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Patrick Stewart explains why he followed advice of co-star Brent Spiner and never threw anything away
“Throw nothing away. Save everything”.
That piece of advice given to Sir Patrick Stewart more than 20 years ago by his Star Trek co-star Brent Spiner means dozens of scripts and call sheets from the cult television show have been saved from the recycling bin.
Sir Patrick, who has a house in the Dales, has just finished collating his entire collection of paperwork from seven series of Star Trek: The Next Generation and is currently pondering what to do with them.
In an exclusive interview with the Herald during a visit to Skipton last week, the actor explained the importance of saving old scripts.
He was speaking during a visit to the exhibition of a rare First Folio of Shakespeare’s works at the Craven Museum.
The Folio is one of only 49 in the UK and one of only four on public display anywhere in the world. For decades it went unrecorded, wrongly classified, languishing in a safe. Once it was discovered, a special display was created, with Sir Patrick providing a commentary. However, hundreds of First Folios remain missing – something that surprises Sir Patrick - and to the frustration of millions of Shakespeare fans, none of the Bard’s original manuscripts have ever been discovered. It is feared they were all thrown away or lost, before their importance was realised.
Sir Patrick said: “There are approximately 500 copies [of the First Folio] missing from the published list. There could be one anywhere, just as there was one here in Skipton. They were significant volumes and one it’s a little surprising that such a small percentage of them still exist.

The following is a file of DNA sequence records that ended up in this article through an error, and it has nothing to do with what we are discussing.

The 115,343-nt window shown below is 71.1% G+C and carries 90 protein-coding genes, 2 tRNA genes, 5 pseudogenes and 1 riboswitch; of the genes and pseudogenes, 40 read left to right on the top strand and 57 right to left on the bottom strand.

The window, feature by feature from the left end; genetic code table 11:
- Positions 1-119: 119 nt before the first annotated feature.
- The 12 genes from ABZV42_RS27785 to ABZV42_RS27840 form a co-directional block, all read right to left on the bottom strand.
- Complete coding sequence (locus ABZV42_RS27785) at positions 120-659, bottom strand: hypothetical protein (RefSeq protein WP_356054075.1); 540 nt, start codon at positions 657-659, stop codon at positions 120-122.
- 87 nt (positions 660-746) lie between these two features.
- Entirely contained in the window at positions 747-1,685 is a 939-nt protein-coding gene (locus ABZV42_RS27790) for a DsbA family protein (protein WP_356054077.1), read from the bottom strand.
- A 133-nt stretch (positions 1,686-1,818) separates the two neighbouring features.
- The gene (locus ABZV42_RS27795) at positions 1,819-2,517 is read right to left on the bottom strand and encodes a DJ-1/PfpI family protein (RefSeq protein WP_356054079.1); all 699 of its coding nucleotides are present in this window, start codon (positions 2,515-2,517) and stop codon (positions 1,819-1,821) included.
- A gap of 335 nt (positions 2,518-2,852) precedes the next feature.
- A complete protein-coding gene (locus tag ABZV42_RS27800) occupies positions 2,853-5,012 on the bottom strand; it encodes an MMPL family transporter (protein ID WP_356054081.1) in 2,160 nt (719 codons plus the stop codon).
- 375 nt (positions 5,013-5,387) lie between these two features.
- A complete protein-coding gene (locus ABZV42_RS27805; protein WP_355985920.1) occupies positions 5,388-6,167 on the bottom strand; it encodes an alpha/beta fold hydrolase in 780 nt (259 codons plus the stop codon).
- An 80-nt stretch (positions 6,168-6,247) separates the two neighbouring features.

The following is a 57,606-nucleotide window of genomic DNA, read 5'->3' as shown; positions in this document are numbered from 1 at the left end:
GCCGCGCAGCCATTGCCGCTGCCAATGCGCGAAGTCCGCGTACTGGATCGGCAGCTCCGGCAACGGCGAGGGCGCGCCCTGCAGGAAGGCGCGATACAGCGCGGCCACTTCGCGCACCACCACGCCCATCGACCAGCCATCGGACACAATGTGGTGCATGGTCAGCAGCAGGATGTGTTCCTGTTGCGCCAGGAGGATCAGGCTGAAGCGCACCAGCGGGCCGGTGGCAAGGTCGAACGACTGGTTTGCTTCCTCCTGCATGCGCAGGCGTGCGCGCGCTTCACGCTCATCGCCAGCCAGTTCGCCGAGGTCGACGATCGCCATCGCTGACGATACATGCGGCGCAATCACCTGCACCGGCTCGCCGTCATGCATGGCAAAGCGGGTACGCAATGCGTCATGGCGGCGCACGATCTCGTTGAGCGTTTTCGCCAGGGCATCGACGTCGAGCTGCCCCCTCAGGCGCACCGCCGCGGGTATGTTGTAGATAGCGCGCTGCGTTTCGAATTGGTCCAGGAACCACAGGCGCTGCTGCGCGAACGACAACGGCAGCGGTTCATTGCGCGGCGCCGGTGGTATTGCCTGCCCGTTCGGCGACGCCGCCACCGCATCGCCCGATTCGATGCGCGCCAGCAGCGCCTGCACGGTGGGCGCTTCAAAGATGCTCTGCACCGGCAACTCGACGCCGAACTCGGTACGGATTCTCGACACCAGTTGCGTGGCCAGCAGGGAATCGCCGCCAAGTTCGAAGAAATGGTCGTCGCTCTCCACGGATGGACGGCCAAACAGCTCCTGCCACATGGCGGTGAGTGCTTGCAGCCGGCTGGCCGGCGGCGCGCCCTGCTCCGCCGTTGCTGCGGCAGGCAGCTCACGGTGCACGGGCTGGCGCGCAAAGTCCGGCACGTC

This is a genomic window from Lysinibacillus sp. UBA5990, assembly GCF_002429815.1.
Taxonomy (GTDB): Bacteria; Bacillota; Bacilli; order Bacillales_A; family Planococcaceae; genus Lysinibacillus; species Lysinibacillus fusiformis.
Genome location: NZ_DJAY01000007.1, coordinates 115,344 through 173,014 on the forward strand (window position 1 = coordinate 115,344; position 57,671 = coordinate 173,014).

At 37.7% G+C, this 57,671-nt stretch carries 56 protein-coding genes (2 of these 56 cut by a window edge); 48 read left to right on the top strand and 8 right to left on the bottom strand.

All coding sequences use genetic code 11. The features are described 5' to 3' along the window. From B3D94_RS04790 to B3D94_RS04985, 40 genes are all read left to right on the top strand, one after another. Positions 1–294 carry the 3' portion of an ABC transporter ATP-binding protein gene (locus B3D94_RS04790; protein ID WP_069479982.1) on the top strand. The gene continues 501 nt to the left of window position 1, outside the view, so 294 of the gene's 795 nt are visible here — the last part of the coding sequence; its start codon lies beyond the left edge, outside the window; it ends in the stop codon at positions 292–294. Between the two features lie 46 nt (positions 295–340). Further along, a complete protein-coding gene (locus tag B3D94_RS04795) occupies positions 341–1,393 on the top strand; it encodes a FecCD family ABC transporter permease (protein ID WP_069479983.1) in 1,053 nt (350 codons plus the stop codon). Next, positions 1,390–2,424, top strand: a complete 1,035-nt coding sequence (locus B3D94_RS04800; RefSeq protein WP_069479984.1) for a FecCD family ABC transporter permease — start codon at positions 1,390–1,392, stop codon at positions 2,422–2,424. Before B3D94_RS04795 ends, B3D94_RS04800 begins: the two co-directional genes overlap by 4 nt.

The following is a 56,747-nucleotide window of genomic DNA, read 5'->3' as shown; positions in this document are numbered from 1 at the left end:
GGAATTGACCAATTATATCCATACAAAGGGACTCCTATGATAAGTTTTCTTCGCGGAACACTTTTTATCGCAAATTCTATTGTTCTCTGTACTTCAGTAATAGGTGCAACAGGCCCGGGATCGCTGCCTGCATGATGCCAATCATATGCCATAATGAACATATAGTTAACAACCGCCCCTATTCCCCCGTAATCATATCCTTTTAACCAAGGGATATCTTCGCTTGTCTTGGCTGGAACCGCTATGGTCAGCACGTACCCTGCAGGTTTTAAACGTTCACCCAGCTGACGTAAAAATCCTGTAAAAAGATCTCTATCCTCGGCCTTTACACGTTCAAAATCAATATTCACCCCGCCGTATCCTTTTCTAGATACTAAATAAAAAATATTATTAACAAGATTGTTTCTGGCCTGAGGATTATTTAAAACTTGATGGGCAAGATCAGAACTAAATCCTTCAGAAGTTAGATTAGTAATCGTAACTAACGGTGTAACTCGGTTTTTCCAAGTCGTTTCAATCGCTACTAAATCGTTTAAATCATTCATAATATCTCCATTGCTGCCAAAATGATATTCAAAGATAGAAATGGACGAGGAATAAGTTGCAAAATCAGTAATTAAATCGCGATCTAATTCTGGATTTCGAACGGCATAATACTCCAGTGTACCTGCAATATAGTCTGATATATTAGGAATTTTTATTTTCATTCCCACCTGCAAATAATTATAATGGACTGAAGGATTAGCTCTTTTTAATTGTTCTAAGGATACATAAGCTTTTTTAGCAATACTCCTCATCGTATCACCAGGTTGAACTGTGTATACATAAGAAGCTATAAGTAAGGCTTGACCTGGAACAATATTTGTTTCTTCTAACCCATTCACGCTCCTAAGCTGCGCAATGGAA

“The one thing that would make me terrifically happy – and of course plenty of other people too – would be if we could find just one page of manuscript before I die.
“Where did they go? Was it like when I started filming Star Trek the Next Generation, at my first day of filming we were getting new pages every day… rewrites, rewrites. They came for seven years. Rewrites were the bane of my existence. And every new rewrite was a different coloured page. Sometimes we would work our way through all the colours and start again and work through them.
“I was sitting on the set next to an actor I’d only just met, Brent Spiner, who became one of my dearest friends – he played Data, the android.
“I was collating the scripts, getting new pages, taking the old pages out and tossing them in the recycling bin and Brent said: ‘Don’t do that. Throw nothing away. Save everything’.
“The end result is we have just finished collating my complete collection of 178 original scripts with all the different coloured pages, and the call sheets for every day and I’m deciding now what to do with them.”
Read much more from our extensive interview with Patrick Stewart in the print editions of the Craven Herald on Thursday, October 6, and Thursday, October 13. There will also be further exclusive online content in future days.